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Farewell Aaron Smith

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Sometimes the will is strong but the body simply isn’t able.

The Pittsburgh Steelers were in the news for a couple reasons last Saturday, none sadder than hearing the team had placed defensive end Aaron Smith on injured reserve, ending his 2011 season. Smith going on IR wasn’t sad in and of itself. It was almost expected after suffering four season-ending injuries over the past five years. The sadness came with the explanation that followed which brought to light the unfortunate reality that Smith’s football career is most likely over.

The story behind Smith’s injury is definitely a little bizarre. I often joke on this blog about Mike Tomlin being a master of lies and deceit when it comes to discussing his team’s injury situation. I’m starting to wonder if Tomlin isn’t a liar, it’s the Steeler doctors who make Dr. Nick Riviera look like a Harvard graduate. I mean, they did send James Harrison back on the field with a crushed orbital bone.

Smith missed the previous two games with what the Steelers listed as “a foot injury.” When he was placed on IR, though, the team said it was because of “a neck injury.” Later, Tomlin explained the team’s neurosurgeon discovered damage to Smith’s neck that was so severe he risked paralysis by trying to play with it. This means either the Steelers were lying when they held him out with a foot injury (which is bad) or the team doctors are so inept they weren’t aware one of their players was one big collision away from being a paraplegic (which is worse).

Despite what the link states, Smith actually has one more year left on his contract. He was in his final year but he renegotiated when the team was desperately trying to get under the cap. Considering his poor play before being injured and the fact the Steelers have players on the roster to take his place, I don’t expect him back next year even if the money is guaranteed (which I assume it is). At age 35 and with his future health in jeopardy if he returns to action, it would seem the end has finally come for one of the Steelers’ finest defensive players of the past thirty years. While the last handful of seasons have been marred by injury, the first seven years of Smith’s career were nothing short of brilliant.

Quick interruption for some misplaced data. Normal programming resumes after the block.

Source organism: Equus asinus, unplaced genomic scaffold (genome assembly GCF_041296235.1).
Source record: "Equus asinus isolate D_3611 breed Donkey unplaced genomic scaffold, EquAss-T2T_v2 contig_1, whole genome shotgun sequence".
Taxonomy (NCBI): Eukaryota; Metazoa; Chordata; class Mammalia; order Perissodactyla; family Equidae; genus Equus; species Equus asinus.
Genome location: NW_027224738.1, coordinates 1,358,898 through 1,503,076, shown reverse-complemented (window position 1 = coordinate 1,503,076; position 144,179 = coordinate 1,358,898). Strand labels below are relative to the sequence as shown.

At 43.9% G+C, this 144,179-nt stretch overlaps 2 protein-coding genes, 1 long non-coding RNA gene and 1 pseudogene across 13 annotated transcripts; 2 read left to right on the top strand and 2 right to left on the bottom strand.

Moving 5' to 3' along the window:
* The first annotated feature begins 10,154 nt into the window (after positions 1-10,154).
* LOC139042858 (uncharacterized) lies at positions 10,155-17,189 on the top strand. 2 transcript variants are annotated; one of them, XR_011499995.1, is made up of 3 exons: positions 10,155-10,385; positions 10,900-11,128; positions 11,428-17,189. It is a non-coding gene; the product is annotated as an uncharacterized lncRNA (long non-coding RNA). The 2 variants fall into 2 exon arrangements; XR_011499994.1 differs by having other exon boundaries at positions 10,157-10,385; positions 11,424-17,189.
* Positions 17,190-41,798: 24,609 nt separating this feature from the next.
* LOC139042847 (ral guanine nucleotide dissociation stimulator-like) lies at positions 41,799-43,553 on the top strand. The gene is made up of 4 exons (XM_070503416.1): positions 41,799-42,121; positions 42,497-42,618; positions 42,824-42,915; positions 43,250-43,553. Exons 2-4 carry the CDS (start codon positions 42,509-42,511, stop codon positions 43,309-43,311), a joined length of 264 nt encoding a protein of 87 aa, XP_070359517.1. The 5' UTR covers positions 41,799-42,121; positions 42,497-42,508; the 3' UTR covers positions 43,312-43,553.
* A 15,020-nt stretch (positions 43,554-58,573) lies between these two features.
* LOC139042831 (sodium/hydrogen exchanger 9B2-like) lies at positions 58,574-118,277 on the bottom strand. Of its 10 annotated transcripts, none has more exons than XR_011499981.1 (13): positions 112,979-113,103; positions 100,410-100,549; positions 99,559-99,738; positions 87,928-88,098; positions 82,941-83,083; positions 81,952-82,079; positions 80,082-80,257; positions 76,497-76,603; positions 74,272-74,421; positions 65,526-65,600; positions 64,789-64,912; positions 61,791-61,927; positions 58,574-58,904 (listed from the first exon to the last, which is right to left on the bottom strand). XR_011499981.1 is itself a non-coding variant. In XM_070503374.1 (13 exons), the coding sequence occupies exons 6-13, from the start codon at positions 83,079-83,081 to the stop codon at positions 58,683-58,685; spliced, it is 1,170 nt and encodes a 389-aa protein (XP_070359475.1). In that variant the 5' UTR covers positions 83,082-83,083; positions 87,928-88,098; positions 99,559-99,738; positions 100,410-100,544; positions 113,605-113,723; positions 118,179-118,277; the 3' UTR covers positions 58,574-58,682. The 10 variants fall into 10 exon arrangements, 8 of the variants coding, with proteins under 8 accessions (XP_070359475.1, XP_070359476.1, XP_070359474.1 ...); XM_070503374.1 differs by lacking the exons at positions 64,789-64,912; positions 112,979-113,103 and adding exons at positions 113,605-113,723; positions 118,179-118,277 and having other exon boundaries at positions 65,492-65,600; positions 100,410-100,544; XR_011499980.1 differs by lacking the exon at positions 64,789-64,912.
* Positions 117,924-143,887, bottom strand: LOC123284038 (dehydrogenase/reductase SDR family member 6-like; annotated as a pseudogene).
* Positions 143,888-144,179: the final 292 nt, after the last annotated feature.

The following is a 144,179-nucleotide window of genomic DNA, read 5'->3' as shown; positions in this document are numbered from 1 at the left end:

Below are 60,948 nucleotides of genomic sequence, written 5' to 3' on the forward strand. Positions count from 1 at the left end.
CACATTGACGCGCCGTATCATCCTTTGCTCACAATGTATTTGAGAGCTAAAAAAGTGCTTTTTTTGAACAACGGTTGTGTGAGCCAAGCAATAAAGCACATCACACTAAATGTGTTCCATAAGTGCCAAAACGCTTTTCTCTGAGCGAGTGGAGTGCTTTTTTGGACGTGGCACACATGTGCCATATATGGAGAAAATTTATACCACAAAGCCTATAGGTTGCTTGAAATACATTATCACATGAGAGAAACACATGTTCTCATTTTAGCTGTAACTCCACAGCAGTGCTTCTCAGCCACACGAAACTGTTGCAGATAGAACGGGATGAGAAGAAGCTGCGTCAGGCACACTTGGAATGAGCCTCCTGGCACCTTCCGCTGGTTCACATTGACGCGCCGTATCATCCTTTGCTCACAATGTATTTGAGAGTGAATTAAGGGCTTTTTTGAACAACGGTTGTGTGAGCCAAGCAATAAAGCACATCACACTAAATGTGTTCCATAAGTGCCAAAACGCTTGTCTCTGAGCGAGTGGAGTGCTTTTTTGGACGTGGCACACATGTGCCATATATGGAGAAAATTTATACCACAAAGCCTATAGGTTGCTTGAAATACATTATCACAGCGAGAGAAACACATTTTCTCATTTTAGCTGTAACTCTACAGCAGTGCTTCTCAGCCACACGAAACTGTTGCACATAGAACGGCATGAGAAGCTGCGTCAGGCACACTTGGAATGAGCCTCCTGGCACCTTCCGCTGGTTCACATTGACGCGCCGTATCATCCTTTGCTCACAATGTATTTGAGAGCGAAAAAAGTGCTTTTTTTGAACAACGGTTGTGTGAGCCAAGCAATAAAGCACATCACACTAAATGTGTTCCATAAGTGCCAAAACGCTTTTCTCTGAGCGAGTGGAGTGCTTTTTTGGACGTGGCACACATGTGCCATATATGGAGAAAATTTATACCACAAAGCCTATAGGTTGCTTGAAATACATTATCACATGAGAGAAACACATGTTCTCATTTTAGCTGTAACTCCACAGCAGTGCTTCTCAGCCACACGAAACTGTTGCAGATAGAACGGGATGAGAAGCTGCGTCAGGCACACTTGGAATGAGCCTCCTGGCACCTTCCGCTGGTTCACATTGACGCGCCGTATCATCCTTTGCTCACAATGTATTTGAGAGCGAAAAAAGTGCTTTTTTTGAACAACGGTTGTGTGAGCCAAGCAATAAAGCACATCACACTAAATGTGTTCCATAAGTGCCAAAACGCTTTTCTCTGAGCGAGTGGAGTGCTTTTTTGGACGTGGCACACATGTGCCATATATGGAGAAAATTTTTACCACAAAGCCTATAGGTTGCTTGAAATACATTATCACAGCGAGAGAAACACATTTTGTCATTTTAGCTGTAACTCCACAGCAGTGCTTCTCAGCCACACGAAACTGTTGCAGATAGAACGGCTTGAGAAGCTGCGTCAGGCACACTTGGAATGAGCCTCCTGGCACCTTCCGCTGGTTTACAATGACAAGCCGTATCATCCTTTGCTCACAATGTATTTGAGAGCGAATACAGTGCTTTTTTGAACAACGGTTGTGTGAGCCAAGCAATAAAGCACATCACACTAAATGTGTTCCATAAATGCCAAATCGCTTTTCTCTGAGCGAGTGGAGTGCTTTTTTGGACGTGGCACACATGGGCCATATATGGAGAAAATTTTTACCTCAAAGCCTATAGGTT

Smith’s career wasn’t eulogized by a solemn Bob Costas on Sunday Night Football. Five years from now, Smith will be eligible for the Hall of Fame and he’ll probably get a few votes but not many. If he ever gets in, it will be the Dick LeBeau Veterans Committee route although even then I wouldn’t hold my breath. In 2033, when a new generation of Steeler Nation votes on the Black and Gold’s 100th anniversary team, he’ll probably be bypassed in favor of the legends who played for the Steel Dynasty. If anybody from this era makes it, it would more likely be his longtime linemate Casey Hampton.

Which is a real shame because Aaron Smith is one of the best defensive ends to ever play football. For those of you who don’t concern yourselves with the X’s and O’s, allow me to explain. LeBeau runs a very particular 3-4 defense, one where every player has a job to do. By doing your job, others are in a position to do theirs. Smith never piled up the statistics famous defensive ends like Bruce Smith or Julius Peppers accumulated. That’s probably why he only made a single Pro Bowl his entire career.

All Smith did was play 3-4 end to absolute perfection. Over the past twelve years, the Steelers have gotten excellent outside linebacking from one-hit wonders like Jason Gildon and Clark Haggans as well as perennial All-Pros like Joey Porter and James Harrison. A big reason the linebackers have been so effective year in and year out is because of Smith. A defensive end in LeBeau’s system has to take on blockers and create gaps for the ‘backer to shoot through and make plays. In his prime, there was nobody better at it than Aaron Smith. He would routinely occupy two offensive linemen while also being incredibly stout at the point of attack.

In additional to being a great player, Smith was a beloved teammate. The team rallied around him when his son was diagnosed with leukemia back in 2008. I’m sure the Steelers brought him back this season because they thought he had a little more gas left in the tank, although I would like to think there was a little bit of compassion mixed in there as well. Yes, they aren’t a charity but it isn’t unreasonable to suppose a classy family like the Rooneys would give a man who’s been nothing short of exemplary on and off the field a bit of a break.

Farewell, Aaron Smith. Thank you being a Steeler in the best possible sense. God bless.


1 thought on “Farewell Aaron Smith”

  1. It is a sad day in the nation – I think this one definitely marked the last time we see #91 out there. I don’t like to think about it, but I also agree with your diagnosis of his chances to get into the HOF. He re-defined the current role of an end the same way LeBeau re-defined the modern day NFL defense.

    As a matter of opinion, I think having a unique end like Smith who was capable of stuffing up the O-line like that made LeBeau ABLE to develop some of the legendary 3-4 schemes.

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